In 1906, the estate of Richard R. Rakes was the center of attention for two sets of heirs. The first were the children of Rakes’ first wife, Sarah D. Turner, who passed away several years before. To their dismay, Rakes did not leave them an inheritance because he believed they were already well cared for before his demise. The second set of heirs, however, received a much better report.

The surviving widow, Mary Rakes, and her children were the sole beneficiaries of the estate, which included several hundred acres of property, horses, county bonds, evidence of debts, and other assets worth thousands of dollars. The desires of Richard Rakes seemed fairly straight-forward, if it were not for the betrayal of C. P. Nolen—the executor of the estate.

Nolen decided to partner with the children from Rakes’ first marriage to fool the widow Mary into thinking that a different plan existed. Their efforts were successful and resulted … read more »

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- Hidden Treasures and Lost History: Murphy’s Hotel in Richmond

Working with state records often means finding the most interesting things in the most unexpected places. For example, I never thought that going through Land Office records would lead me to a piece of Richmond’s lost history.

The records in question were among the papers of the Superintendent of Weights and Measures, whose duties were transferred to the register of the Land office by a legislative act in 1867. The superintendent retained a series of advertising circulars, printed materials sent by various companies promoting their products—including various hotels advertising their amenities and rates. Although most of the hotels that sent their pamphlets to the superintendent were located in Washington, D. C., one local hotel was also represented—Murphy’s Hotel, which stood directly across from the Library of Virginia’s current location, at the corner of 8th & Broad St. The building, which shares the block with St. Peter’s Church and the former Hotel Richmond, was torn down in 2007. The original plan was to replace the hotel with a modern high-rise that would house offices for the Commonwealth of Virginia; however, this has not yet occurred.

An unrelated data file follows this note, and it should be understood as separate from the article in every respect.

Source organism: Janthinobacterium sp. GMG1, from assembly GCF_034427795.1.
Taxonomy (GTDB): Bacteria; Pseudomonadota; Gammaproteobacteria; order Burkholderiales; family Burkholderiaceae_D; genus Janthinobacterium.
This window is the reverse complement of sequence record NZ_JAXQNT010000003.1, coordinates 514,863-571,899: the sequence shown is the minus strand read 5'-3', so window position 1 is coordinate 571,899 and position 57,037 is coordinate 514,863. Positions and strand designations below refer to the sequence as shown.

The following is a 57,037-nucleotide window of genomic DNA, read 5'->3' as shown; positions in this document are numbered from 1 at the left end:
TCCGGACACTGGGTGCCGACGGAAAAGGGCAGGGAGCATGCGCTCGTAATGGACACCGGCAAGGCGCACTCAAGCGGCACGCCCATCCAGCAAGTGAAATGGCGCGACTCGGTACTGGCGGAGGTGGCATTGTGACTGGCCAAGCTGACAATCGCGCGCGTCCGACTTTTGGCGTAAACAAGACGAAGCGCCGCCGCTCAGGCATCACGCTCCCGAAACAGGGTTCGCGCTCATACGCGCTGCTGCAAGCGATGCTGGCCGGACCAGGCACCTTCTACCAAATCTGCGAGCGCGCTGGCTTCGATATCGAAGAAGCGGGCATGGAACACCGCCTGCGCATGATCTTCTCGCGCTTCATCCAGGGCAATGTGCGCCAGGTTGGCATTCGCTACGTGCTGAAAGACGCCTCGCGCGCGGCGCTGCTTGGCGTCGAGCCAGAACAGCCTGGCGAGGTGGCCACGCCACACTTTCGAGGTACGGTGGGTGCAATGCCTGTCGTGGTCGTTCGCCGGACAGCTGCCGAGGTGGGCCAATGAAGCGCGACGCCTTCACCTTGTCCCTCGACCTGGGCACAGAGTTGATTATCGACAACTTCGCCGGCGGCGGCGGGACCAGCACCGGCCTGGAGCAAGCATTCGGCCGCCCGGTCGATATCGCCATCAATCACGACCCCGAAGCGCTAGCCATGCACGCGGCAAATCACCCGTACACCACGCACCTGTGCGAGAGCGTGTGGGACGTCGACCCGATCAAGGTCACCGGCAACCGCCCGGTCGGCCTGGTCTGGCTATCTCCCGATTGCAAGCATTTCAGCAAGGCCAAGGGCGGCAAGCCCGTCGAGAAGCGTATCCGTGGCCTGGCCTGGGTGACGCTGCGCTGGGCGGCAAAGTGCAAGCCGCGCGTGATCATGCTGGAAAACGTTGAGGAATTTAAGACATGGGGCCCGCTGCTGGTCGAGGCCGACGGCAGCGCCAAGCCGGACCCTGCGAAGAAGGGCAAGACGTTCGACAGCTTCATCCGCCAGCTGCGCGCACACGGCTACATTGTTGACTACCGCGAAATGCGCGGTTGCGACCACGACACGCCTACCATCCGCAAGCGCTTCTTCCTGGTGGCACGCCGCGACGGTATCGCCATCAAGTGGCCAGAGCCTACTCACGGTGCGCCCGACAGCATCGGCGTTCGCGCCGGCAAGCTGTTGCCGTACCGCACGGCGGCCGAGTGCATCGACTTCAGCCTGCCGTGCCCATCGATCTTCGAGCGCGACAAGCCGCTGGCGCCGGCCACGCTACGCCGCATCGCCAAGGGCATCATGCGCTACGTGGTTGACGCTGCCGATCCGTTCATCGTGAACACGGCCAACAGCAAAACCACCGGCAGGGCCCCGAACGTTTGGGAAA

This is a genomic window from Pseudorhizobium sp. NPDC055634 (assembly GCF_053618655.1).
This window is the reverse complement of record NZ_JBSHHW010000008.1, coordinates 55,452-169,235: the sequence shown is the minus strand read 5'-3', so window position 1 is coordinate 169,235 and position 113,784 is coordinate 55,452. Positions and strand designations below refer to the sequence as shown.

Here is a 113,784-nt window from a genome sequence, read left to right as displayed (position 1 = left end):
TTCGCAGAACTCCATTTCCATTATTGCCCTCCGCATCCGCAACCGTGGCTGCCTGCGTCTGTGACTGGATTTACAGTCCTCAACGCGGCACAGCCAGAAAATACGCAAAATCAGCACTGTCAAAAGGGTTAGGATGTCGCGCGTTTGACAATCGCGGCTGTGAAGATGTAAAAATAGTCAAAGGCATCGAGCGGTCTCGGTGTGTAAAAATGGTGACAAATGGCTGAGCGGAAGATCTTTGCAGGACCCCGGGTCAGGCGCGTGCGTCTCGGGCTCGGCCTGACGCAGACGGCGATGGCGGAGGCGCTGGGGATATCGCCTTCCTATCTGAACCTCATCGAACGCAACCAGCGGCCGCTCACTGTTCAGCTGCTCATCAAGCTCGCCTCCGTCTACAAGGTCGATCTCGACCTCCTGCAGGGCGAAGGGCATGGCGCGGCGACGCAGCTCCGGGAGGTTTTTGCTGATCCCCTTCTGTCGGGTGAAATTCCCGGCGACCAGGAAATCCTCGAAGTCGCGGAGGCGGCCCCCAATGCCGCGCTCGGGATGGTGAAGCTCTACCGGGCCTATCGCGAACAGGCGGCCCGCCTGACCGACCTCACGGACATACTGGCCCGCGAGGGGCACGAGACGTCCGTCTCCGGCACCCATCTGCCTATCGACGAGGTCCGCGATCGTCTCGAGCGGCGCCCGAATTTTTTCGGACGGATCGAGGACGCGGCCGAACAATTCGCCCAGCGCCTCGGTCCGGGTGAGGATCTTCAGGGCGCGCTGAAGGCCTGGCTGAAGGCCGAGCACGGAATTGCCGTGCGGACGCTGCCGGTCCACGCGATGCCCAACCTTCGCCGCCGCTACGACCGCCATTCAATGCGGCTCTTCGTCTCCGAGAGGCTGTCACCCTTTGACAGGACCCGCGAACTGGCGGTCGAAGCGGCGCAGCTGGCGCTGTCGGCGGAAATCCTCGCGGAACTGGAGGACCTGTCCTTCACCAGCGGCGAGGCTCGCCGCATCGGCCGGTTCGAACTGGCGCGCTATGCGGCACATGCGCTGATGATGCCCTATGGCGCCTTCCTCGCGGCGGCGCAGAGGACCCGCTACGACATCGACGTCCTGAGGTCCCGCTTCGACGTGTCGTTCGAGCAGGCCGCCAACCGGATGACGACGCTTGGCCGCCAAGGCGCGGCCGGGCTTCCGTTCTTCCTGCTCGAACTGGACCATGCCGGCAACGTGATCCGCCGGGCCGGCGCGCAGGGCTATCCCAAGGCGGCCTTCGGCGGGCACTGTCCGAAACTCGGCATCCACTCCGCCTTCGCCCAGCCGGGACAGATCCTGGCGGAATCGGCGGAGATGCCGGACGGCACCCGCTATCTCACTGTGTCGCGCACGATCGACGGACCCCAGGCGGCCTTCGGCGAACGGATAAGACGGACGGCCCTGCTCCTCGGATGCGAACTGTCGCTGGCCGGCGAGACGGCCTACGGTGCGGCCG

Murphy’s Hotel began life as oyster shack owned by John Murphy, who immigrated to Virginia from Ireland at the age of six. Murphy joined the Confederate Army when he was 20, serving at different times in both the artillery and … read more »

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- Love Letters in the Archives

Postcard image, undated.

While working on a project involving the Middlesex County Chancery Causes, I noticed a case that was filled with scandal and intrigue.  Middlesex Chancery Cause, 1907-033, Andrew Courtney vs. Mary Courtney is a divorce suit in which both parties accuse the other of adultery. Andrew claimed his wife ran off to Connecticut with a married man named Beverly Smith, and Mary responded by claiming that Andrew was guilty of adultery himself.

As evidence, Mary produced several letters written to her husband by various women, one of which included a lock of hair.  That letter, dated 30 August 1906 from a Miss Ginny Davis, proclaimed “Here is a peice [sic] of my hair look at it and think of me.”

While it is sad to think that some of the love letters that end up in the archives are the result of divorce suits and romance gone wrong in one way or another, it also proves the quest for love is something that is surely timeless.

The Middlesex Chancery Causes, 1754-1912, are available online through the Chancery Records Index on the Library of Virginia’s Virginia Memory site.  The lock of hair reference above has also been scanned.


–Mary Dean Carter, Local Records Archival Assistant… read more »